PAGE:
The Tories’ U-turn over free milk for under-fives made the government look weak and disorganised last weekend.
The row about whether milk will be cut for children in nurseries unfolded live on television as David Willetts, the universities minister, defended the proposal during an interview.
He was then surprised to be told that David Cameron had just ruled the cut out.
Cameron was desperate to distance himself from Margaret Thatcher. She will be forever known as the “milk snatcher” after taking free milk from school children as education minister in 1971.
Now Tory health minister Anne Milton wanted to axe the scheme.
Milton said that it was too expensive and “this would clearly be the best time to do it, given the state of public finances and the need to make savings”.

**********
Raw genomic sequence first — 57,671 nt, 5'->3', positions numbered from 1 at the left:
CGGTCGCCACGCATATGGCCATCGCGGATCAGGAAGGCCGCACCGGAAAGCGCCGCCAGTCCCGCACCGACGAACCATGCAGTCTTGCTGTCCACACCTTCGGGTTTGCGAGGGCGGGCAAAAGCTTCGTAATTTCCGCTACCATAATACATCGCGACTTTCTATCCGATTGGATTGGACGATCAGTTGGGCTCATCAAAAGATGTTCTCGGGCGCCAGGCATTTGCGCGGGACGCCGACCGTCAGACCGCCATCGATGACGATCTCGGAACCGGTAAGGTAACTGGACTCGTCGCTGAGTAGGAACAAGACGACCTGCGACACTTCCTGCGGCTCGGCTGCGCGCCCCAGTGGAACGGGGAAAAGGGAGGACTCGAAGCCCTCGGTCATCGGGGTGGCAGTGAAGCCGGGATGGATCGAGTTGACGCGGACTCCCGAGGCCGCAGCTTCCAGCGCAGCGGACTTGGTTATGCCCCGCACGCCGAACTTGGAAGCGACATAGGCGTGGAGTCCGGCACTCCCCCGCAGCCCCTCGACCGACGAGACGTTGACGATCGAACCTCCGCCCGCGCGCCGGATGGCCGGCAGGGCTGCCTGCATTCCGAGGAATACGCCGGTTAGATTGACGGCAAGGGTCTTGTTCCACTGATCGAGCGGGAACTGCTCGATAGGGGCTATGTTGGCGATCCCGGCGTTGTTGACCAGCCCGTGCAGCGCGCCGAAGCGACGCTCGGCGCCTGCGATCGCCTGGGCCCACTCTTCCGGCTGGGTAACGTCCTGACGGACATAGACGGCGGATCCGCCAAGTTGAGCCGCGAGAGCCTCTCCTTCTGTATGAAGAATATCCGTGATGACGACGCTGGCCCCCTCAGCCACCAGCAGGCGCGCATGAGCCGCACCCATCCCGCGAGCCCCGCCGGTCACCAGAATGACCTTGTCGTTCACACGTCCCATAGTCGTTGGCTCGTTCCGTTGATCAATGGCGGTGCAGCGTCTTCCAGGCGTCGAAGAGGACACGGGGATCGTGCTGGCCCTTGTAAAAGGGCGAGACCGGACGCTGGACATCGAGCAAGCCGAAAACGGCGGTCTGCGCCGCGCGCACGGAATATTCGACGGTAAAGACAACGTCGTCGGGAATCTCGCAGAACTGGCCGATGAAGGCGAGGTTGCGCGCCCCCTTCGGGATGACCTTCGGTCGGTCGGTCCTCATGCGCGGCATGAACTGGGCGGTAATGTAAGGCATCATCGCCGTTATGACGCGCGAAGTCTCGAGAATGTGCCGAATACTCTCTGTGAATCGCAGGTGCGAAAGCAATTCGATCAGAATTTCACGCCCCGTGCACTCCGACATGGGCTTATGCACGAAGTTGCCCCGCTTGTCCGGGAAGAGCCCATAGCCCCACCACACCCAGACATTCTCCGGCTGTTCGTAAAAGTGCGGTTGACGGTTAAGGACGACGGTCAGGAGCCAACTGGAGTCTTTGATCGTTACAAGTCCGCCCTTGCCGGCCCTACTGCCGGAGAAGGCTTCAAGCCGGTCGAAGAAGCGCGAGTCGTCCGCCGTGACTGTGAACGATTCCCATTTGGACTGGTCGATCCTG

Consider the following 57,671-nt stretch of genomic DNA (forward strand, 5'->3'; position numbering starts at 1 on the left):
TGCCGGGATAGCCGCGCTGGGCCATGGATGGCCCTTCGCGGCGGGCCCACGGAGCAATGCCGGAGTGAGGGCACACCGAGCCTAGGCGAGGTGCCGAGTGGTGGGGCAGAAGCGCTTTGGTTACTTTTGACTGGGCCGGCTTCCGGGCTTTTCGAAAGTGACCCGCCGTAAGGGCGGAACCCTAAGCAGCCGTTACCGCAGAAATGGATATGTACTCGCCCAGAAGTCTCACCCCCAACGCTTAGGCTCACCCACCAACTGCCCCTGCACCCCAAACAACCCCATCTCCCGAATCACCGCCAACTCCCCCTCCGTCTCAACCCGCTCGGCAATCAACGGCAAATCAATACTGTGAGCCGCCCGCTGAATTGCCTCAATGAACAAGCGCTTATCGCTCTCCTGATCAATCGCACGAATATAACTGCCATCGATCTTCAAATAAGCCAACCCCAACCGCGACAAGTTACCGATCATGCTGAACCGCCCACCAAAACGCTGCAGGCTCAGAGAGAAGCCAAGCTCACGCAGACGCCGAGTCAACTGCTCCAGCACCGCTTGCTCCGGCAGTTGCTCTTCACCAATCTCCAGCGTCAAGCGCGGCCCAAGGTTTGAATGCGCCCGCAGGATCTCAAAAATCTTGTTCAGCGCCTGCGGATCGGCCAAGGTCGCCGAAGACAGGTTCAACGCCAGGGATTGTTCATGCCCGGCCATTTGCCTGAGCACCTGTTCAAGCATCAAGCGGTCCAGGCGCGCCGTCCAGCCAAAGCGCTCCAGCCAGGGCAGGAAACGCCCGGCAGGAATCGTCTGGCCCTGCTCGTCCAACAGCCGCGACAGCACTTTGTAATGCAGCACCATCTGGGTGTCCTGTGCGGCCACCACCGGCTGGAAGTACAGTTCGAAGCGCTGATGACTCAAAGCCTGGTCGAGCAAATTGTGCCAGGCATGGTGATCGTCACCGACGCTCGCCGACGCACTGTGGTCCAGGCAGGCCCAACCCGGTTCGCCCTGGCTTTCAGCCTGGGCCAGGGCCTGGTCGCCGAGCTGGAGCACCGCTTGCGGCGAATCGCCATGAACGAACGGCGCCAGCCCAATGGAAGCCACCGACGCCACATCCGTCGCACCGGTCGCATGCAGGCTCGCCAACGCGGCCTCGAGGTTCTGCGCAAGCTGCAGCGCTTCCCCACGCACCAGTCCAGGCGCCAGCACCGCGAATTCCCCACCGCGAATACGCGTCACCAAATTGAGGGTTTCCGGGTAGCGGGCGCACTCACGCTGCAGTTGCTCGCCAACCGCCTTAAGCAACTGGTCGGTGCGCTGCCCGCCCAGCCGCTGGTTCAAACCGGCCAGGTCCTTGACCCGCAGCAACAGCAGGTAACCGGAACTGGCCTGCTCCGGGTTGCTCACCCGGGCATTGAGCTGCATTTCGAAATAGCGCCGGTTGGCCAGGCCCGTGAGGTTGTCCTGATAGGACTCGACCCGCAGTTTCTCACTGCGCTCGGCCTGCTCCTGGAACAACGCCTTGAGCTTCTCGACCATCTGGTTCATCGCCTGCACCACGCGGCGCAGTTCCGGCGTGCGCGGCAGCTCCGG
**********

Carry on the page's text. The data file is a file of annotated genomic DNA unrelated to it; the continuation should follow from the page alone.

The fragile coalition is trying to walk a narrow path, keeping the right wing of the Tory Party on the same page as the most liberal of Lib Dems.
But Cameron’s real fear is there is a lot less support for the reality of cuts to services than the Tories like to claim.
Tory leaders fear revolt but are also under pressure from the right and the Tory media not to retreat from making workers pay for the crisis.
Cameron and George Osborne have promised the markets such austerity measures—and they are keen to get them.
The Daily Mail editorial on Monday of this week told Cameron to “hold your nerve on cuts”.
It said that the problem over milk “smacks of confusion in the ranks and panic at the first whiff of grapeshot”.
The coalition is far from bulletproof. Resistance can lead to more embarrassing public displays of turmoil. This in turn can help to weaken the government and give confidence to the fightback.